Geographically, Delphi is situated 2,000 feet above sea level, set in a semicircular spur of Mount Parnassus which rises to 8069 feet, this natural barrier is known as the Phaedriades (shining ones), and overlooks the Pleistos Valley, 15km southwest from the site is the central Corinthian Gulf where the ancient harbor of Kirrha was situated, it was here the supplicants landed. Delphi, site of the sanctuary to Phoebus Apollo, the Pythian Games and the legendary Oracle "Pythia". The name of the site may commemorate Apollo's cult title which is "Delphinios" meaning dolphin or porpoise. As one legend says, Apollo first came to Delphi in the guise of a dolphin swimming into the Corinthian Gulf bringing with him priests from Crete, but in another version Apollo journeyed from the north pausing at Tempe, in Thessaly, and gathered laurel. Every fourth year laurel was taken from Tempe to Delphi, which became the prize in the form of a crown worn by the victors of the Pythian Games. In ancient times Delphi was known as Pytho. Homer tells of a rocky place called Pytho in his Iliad. The mythology attached to Delphi dates back to prehistoric times. It is thought that there was a shrine to the earth-mother "Gaia" and was later shared with Poseidon, who originally was the god of earthquakes and water. The oracle at that period in time was translated from the lapping of the waters, and the rustling of the trees, (the oracle of Dodona, in Epirus, northwestern Greece, translated the rustling from a sacred beech tree). A mythical figure called Herophile, who was more commonly known as "Sibyl" sang the oracle in Gaia's shrine, and from that time on all prophetesses where known by that name. The "Sibylline Rock" can still be seen, and it was here the Sibyl sat and gave out her prophecies speaking in riddles. According to Pausanias, the Sibyl was the daughter of a mortal and a nymph "born between man and goddess, daughter of sea monsters and immortal nymph". Other versions believed she was sister to Apollo, and others his daughter. According to one legend, Gaia gave the oracle to her daughter, the goddess of justice Themis, who in turn passed it on to her sister the moon goddess Phoebe. Apollo became the main deity when, according to Homer, "he killed the fearsome dragon Python, piercing it with his darts". This is how, in mythology Apollo was introduced to Delphi, by killing the serpent or dragon Python in its lair beside the Castalian Spring. Python was the protector of Gaia and the sanctuary of Pytho, the young god was given the name "Pythian Apollo"(part of Apollo's cult was a sacred serpent), but only after serving nine years to king Admetus as a cowherd, to make amends for his deadly deed. When Apollo returned to Delphi he took over as its ruler, and to celebrate his deeds they held a festival in his honor every nine years, some versions say eight. It was known as the "Septeria". Delphi was also known as the center of the world, the Omphalos, a carved symbol of prophetic arts and also represented the "navel of the world". To find out exactly where the center of the world was located, Zeus released two eagles from opposite ends of the earth, one from the east and one from the west, and the precise spot where they met, was in Delphi. Apollo allowed Dionysus to stay in Delphi, but only for three winter months, while he visited the country of the Hyperboreans. The legend of Heracles is also present at Delphi, when the great hero stole the "Tripod of the Oracle". This legend is depicted in various art forms. In Delphi the east pediment of the Siphnian Treasure House, which is now in the Delphi Museum, shows the struggle between Heracles and Apollo, and Athena acting as go between. There are also fine examples of pottery showing this image. The Delphic Oracle, known as the "Pythia". This priestess would be seated on a tripod (Apollo's symbol of prophecy) in a state of trance, the position of the tripod was situated above a fissure in the floor of the temple, from which arose strange hallucinating vapors. She would also be chewing laurel leaves, while in this trance she only mumbled her answer, which a high priest would translate into Apollo's prophecy. Before this took place the supplicants (male only), which were known as Theopropes, had to be purified in a ritual washing ceremony which took place in the Castalian Spring. The Pythia also had to purify herself in the same manner before she performed her duties. The consultation would begin with a ritual sacrifice of an animal, but if the offering was not in a favorable condition and if cold water sprinkled onto the animal made it tremble the supplicant and the animal were turned away. From here the petitioners would enter the sanctum of the temple. Here the question, which had been previously written, was handed to the priest, who in turn asked the Pythia for Apollo's answer. From her sometimes garbled muttering, the priest would translate into hexameter verse. The Pythia never gave a straight answer, Heraclitus the philosopher (circa 500 BCE) said. The oracle neither conceals nor reveals the truth, but only hints at it. The historian Herodotus gave an account of this when he reported of king Croesus of Lydia (circa 546 BCE) who asked if he should invade Persian territory. His reply from the oracle was, if he did invade a mighty empire would be destroyed. Croesus thinking he would be victorious invaded, but it was his own empire that fell and subsequently destroyed. Every four years Delphi held the Pythian Games, originally they were held every eight but in 582 BCE. The games were reorganized, which took place in the third year of each Olympiad. This festival comprised of musical and athletic events. The music events were in honor of Apollo and Dionysus and took place in the theatre which held 5,000 spectators. The highest place on the slopes of the sanctuary is the stadium, here 7,000 spectators could watch the games. All types of event took place from running to chariot racing, the museum houses the famous statue found in Delphi called the "Charioteer". The archaeological finds from Delphi has given archaeologists and historians much information, especially from the inscriptions found in abundance around the site. There are hymns to Apollo, lists of officials and even statements regarding temple money written either on walls or stone slabs. The ancient site of Delphi has a lot to offer in regard to giving an insight of ancient Greece but also the mythology attached to it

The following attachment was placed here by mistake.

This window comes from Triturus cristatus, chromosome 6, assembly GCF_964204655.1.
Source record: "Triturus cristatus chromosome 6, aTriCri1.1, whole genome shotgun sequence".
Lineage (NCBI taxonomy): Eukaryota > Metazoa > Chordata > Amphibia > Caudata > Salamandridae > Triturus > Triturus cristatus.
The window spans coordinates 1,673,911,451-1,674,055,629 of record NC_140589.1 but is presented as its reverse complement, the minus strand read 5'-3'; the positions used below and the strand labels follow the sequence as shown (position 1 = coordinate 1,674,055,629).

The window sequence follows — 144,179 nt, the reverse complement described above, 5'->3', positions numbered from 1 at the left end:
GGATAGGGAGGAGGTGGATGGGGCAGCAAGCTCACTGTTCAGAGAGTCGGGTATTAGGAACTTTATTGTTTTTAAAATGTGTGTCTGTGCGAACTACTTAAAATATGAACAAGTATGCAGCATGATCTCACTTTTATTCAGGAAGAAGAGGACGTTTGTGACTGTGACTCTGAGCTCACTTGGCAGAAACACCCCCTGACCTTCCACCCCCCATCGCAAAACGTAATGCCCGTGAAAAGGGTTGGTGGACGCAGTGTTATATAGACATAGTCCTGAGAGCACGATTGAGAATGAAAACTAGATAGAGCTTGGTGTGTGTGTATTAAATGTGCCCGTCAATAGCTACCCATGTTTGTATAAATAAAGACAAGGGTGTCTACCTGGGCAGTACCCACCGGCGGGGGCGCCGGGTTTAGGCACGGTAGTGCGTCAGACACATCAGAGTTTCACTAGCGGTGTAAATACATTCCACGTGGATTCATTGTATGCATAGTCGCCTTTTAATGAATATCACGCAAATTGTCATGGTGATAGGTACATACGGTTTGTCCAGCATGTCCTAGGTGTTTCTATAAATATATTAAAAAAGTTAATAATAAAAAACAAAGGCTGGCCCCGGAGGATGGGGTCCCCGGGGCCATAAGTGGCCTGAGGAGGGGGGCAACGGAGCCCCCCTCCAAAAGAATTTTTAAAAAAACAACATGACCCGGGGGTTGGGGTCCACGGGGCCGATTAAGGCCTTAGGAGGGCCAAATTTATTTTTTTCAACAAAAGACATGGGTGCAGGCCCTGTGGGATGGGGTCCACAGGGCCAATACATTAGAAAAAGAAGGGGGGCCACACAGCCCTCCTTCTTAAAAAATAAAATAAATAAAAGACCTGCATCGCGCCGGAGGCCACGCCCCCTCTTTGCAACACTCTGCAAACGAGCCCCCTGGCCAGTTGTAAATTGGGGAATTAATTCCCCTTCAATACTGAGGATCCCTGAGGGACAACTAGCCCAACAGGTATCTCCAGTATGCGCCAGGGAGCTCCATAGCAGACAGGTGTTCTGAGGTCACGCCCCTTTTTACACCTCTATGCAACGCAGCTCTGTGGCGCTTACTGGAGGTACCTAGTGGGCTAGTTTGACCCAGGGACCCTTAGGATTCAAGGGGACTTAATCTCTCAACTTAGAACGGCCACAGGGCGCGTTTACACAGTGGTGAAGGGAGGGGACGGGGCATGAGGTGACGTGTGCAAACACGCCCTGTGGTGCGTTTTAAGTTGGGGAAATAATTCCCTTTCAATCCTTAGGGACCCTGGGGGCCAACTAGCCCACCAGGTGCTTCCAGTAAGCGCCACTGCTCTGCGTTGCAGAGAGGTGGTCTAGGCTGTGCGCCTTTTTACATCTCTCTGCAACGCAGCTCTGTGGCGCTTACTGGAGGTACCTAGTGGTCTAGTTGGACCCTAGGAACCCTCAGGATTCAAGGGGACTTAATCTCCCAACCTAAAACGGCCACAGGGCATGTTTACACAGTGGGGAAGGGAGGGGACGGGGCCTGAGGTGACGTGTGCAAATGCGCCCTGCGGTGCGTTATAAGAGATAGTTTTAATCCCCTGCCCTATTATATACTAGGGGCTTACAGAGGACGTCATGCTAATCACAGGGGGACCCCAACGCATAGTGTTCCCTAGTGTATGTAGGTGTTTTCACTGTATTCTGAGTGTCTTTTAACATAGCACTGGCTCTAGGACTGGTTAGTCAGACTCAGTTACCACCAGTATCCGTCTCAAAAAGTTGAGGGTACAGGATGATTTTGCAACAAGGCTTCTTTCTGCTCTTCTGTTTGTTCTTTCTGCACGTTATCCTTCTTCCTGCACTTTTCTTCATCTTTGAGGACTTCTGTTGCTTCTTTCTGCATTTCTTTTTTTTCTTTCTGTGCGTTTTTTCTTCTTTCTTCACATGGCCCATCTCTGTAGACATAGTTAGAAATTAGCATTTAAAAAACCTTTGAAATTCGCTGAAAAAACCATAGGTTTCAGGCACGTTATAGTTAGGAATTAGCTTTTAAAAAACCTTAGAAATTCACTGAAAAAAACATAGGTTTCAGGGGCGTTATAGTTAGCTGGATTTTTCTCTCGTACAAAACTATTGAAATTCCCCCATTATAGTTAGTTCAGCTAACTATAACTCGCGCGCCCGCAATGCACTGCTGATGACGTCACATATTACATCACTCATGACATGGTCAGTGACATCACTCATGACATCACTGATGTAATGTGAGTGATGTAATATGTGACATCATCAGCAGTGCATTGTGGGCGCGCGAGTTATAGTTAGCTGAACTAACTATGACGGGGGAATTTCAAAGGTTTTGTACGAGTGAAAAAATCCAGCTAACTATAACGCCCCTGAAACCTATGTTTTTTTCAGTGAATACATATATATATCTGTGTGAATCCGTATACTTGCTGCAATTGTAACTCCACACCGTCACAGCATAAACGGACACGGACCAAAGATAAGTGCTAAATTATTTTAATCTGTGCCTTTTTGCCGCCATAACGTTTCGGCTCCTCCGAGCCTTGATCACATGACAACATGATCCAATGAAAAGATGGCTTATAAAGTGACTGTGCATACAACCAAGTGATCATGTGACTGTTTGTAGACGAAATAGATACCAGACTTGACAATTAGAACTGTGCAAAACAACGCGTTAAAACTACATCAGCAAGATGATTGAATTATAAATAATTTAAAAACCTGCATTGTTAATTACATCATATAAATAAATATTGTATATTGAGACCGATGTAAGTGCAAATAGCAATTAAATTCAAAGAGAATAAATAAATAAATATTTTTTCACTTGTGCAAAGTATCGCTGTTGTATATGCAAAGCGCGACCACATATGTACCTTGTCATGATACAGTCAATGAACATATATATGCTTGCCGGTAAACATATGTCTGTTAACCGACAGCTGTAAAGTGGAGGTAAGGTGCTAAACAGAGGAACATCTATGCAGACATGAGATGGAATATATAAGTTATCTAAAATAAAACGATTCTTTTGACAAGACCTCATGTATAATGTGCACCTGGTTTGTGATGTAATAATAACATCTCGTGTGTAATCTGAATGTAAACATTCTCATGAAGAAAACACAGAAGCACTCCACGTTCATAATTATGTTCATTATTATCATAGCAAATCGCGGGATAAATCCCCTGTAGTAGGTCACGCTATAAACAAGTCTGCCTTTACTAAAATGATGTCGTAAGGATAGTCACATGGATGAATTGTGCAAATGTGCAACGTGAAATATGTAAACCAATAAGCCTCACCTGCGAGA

The Greek earth goddess par excellence, who brings forth the fruits of the earth, particularly the various grains. She taught mankind the art of sowing and ploughing so they could end their nomadic existence. As such, Demeter was also the goddess of planned society. She was very popular with the rural population. As a fertility goddess she is sometimes identified with Rhea and Gaia. In systematized theology, Demeter is a daughter of Cronus and Rhea and sister of Zeus by whom she became the mother of Persephone. When Persephone was abducted by Hades, lord of the underworld, Demeter wandered the earth in search of her lost child. During this time the earth brought forth no grain. Finally Zeus sent Hermes to the underworld, ordering Hades to restore Persephone to her mother. However, before she left, Hades gave her a pomegranate (a common fertility symbol). When she ate from it, she was bound to spend a third of the year with her husband in the infernal regions. Only when her daughter is with her, Demeter lets things grow (summer). The dying and blossoming of nature was thus connected with Demeter. In the Eleusinian mysteries, Demeter and Persephone were especially venerated. When she was looking for her daughter, in the shape of an old woman called Doso, she was welcomed by Celeus, the king of Eleusis (in Attica). He requested her to nurse his sons Demophon and Triptolemus 1. To reward his hospitality she intended to make the boy Demophon immortal by placing him each night in the hearth, to burn his mortal nature away. The spell was broken one night because Metanira, the wife of Celeus, walked in on her while she was performing this ritual. Demeter taught the other son, Triptolemus, the principles of agriculture, who, in turn, taught others this art. In Demeter's honor as a goddess of marriage, women in Athens, and other centers in Greece, celebrated the feast of Thesmophoria (from her epithet Thesmophoros, "she of the regular customs"). Throughout Classical times members of all social strata came from all parts of the Mediterranean world to be initiated in and celebrate her Mysteries at Eleusis. In ancient art, Demeter was often portrayed (sitting) as a solemn woman, often wearing a wreath of braided ears of corn. Well-known is the statue made by Knidos (mid forth century BC). Her usual symbolic attributes are the fruits of the earth and the torch, the latter presumably referring to her search for Persephone. Her sacred animals were the snake (an earth-creature) and the pig (another symbol of fertility). Some of her epithets include Auxesia, Deo, Chloe, and Sito. The Romans equated her with the goddess Ceres.